"Make sense, wheel don't do you much good in the mountain."
"They have no supplies with them. They moving light, moving quick. But they go have to get supply coming behind them if they want eat."
Dennis thought about the hungry, tired spy. How much food could these Azteca carry? A few days' worth at the most.
There had to be supplies on the way.
"Yeah. More Azteca go be coming down the mountain," Dennis agreed. "We could choose to run down the mountain to warn people, or we can slow down Azteca supply."
"Could do both, if we split up," Allen said.
Dennis cleared his throat and looked around, an unspoken question in the air. Who stayed to face more Azteca, and who got to run down the mountain to do the warning?
They drew straws. Four men would split with Allen to run down the mountains and find the nearest station with a working telegraph. If all the wires were already cut, they would do their best to make it through the jungle to warn any towns they came across.
Dennis looked up. One of the men doing watch down the road. "Yeah?"
"Supply or warrior? How many?"
"Jaguar warrior party, no supply-men," the lookout yelled back. Dennis's stomach churned. A supply group would have been easy to ambush. "A hundred. They got clubs and packs and guns. A bunch of regular-looking warrior coming behind as well."
Allen looked at Dennis and unslung his rifle. Dennis shook his head. "Leave. Now. We go hold them down a bit. You run. Get the word out. Hear?"
Allen nodded and shook Dennis's hand. Then Dennis pushed Allen away and picked up his rifle. He jogged toward the bend as Allen grabbed his pack, strapped it on, and disappeared down the ravine with four mongoose-men following him.
Dennis slowed and inched his way up the roadside, using the heavy bush as cover. The lookout scrabbled his way over on his elbows and carefully parted a pricker bush for Dennis to look through.
Azteca feathers and standards flapped animal likenesses in the wind. The first scouts appeared down the road. Then the first row of regular Azteca marched out, a dust cloud rising around them.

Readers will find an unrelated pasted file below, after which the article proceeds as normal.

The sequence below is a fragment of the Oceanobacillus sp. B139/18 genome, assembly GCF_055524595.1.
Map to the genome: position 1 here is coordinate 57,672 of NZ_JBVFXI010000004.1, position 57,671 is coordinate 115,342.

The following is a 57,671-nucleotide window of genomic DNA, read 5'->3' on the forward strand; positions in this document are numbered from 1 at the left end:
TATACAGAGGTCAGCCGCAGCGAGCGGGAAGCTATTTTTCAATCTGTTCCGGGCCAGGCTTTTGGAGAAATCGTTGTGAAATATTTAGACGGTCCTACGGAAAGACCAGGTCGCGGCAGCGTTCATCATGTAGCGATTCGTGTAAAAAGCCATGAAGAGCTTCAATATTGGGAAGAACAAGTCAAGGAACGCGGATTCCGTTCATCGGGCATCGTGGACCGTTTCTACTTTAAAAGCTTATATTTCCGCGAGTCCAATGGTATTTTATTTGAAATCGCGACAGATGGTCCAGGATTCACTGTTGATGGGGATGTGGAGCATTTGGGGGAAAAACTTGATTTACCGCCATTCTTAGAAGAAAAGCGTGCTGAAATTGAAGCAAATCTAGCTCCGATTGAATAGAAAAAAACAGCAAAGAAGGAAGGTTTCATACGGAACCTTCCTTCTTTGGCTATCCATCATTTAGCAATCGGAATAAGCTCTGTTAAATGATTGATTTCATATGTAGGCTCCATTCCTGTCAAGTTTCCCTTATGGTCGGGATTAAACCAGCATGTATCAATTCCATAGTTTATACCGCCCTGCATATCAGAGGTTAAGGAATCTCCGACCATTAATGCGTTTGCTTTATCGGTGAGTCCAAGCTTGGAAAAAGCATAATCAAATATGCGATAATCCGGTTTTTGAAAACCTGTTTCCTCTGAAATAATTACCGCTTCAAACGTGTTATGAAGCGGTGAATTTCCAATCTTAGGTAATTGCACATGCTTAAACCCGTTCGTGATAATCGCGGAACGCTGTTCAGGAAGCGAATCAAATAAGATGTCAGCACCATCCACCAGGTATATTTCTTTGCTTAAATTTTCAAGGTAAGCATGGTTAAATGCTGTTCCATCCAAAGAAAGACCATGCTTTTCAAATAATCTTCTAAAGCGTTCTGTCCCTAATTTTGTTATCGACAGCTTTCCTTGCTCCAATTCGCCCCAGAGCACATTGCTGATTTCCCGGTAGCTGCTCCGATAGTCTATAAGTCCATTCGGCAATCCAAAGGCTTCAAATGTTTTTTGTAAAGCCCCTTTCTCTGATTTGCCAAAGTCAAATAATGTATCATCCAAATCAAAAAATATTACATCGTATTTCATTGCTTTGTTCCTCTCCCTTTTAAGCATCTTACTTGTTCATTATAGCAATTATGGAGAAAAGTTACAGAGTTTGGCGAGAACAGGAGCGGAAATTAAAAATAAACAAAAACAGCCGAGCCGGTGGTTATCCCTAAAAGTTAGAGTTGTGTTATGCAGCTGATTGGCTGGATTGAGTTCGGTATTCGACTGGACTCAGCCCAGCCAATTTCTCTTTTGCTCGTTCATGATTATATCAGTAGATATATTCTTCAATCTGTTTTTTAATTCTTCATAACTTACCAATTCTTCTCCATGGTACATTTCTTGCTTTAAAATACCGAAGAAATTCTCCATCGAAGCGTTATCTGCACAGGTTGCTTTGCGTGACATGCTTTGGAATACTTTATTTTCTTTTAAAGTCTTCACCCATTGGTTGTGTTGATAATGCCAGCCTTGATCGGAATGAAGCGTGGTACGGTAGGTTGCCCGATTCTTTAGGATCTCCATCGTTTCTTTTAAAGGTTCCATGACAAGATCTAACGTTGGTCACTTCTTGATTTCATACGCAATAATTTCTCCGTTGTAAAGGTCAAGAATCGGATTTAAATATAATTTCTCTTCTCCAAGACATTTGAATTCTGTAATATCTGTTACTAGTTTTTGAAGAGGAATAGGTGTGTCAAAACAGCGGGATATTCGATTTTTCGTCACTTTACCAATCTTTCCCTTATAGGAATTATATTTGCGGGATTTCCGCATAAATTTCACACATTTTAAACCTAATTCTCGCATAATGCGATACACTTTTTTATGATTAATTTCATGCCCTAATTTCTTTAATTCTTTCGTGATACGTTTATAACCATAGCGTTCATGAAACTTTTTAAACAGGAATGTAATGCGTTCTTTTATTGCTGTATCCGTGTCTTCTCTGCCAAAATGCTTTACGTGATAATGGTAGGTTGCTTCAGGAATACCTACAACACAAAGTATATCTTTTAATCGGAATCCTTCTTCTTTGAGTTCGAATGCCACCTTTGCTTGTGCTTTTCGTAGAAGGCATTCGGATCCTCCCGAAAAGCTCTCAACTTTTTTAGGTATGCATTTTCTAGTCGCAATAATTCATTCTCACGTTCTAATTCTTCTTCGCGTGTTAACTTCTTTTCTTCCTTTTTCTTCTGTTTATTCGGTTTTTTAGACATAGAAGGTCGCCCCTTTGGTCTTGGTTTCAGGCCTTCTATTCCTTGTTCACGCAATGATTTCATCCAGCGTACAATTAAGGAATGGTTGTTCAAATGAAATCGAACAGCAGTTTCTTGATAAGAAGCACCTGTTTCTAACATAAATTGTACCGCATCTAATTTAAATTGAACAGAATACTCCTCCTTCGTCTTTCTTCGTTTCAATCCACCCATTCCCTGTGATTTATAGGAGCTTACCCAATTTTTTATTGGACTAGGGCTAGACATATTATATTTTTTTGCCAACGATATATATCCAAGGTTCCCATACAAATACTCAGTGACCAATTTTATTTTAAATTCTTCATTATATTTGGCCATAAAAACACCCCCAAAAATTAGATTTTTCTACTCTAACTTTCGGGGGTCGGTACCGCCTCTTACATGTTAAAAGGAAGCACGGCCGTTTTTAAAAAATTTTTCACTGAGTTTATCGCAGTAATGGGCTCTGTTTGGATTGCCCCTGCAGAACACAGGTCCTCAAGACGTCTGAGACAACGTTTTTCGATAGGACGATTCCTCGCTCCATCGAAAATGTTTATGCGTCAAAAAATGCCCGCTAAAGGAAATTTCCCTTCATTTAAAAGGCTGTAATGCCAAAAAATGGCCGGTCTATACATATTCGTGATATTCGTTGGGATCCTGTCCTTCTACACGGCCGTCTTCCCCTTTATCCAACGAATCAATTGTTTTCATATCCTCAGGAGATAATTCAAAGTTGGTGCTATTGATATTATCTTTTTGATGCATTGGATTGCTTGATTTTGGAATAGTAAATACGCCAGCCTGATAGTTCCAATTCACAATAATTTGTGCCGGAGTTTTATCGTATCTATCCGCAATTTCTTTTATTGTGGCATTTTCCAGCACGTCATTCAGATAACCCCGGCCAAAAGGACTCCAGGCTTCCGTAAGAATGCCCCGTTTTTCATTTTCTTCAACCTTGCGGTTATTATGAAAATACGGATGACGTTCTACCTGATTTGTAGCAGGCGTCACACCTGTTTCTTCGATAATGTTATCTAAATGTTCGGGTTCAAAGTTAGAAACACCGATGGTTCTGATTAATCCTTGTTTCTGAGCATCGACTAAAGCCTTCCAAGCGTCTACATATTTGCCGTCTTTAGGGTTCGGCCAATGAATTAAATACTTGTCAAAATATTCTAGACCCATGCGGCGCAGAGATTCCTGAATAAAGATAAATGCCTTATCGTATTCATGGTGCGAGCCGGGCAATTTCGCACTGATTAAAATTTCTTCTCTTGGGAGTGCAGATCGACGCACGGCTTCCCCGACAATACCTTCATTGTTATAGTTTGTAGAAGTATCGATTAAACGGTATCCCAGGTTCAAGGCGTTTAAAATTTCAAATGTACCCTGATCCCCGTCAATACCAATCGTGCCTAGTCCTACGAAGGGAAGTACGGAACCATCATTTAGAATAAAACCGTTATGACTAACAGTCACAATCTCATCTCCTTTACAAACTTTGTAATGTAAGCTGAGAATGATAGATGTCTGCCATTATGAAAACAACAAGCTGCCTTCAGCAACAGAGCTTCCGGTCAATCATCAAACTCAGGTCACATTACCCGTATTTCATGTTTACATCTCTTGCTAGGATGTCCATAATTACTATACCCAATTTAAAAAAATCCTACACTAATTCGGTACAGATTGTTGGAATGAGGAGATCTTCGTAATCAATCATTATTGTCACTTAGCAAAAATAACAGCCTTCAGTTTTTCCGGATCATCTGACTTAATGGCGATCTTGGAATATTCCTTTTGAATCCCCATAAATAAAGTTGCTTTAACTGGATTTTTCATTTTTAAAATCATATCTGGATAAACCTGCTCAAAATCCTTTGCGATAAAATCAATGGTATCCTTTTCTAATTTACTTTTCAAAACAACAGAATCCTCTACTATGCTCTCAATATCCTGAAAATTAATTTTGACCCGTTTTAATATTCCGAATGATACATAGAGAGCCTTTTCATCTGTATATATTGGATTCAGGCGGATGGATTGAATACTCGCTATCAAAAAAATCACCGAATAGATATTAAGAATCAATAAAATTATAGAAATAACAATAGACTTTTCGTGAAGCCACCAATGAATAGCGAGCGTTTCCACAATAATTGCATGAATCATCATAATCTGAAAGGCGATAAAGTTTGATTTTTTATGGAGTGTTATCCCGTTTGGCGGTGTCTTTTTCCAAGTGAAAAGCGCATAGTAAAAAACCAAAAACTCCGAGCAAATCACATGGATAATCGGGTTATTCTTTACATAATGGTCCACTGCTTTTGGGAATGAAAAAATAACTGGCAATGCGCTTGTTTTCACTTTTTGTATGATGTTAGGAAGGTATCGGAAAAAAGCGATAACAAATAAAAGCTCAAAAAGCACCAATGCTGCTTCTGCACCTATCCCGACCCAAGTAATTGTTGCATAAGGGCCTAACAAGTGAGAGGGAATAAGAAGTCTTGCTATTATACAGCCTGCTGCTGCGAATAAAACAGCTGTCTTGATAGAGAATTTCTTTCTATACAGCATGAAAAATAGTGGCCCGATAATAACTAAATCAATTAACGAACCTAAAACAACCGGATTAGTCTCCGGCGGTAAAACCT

"Some say a cornered mongoose the most vicious," Dennis said. "We go be even more ferocious."
The rest of his handful of men crawled into the bush near him. They dug around for the best hiding positions. One mongoose-man monkeyed up a tree, his feet kicking off loose bark.
Dennis raised his gun and sighted the lead banner carrier. "When you ready."
A rifle cracked from up in the tree. The Azteca line slowed. The mongoose-men opened fire and the first row of Azteca dropped to the road. Dennis fired. The gun bucked into his shoulder. He blinked his eyes clear and reloaded, levering the still-steaming spent cartridge out with a practiced flick.
The Azteca return fire ripped through the bush around him. Pain exploded down Dennis's arm. He grabbed his shoulder, trying to stop the blood spurting into the leaves around him. Feet pounded the ground as Azteca slashed through the branches at them.
Dennis heard more shots from his men, branches snapping, grunts, gasps, and screams as Azteca and mongoose-men fought hand to hand.
A light-skinned warrior jumped past Dennis, smacking him in the head with a club.
He struggled to raise his rifle with one hand, but it was knocked free. Two Jaguar scouts grabbed his legs and pulled him out onto the road. They aimed their weapons down at him.
Dennis lay there and looked up into the sky.
The mist had cleared away. Between the blotchy green leaves and branches he saw that a strong wind was pushing clouds rapidly through the sky, far above him.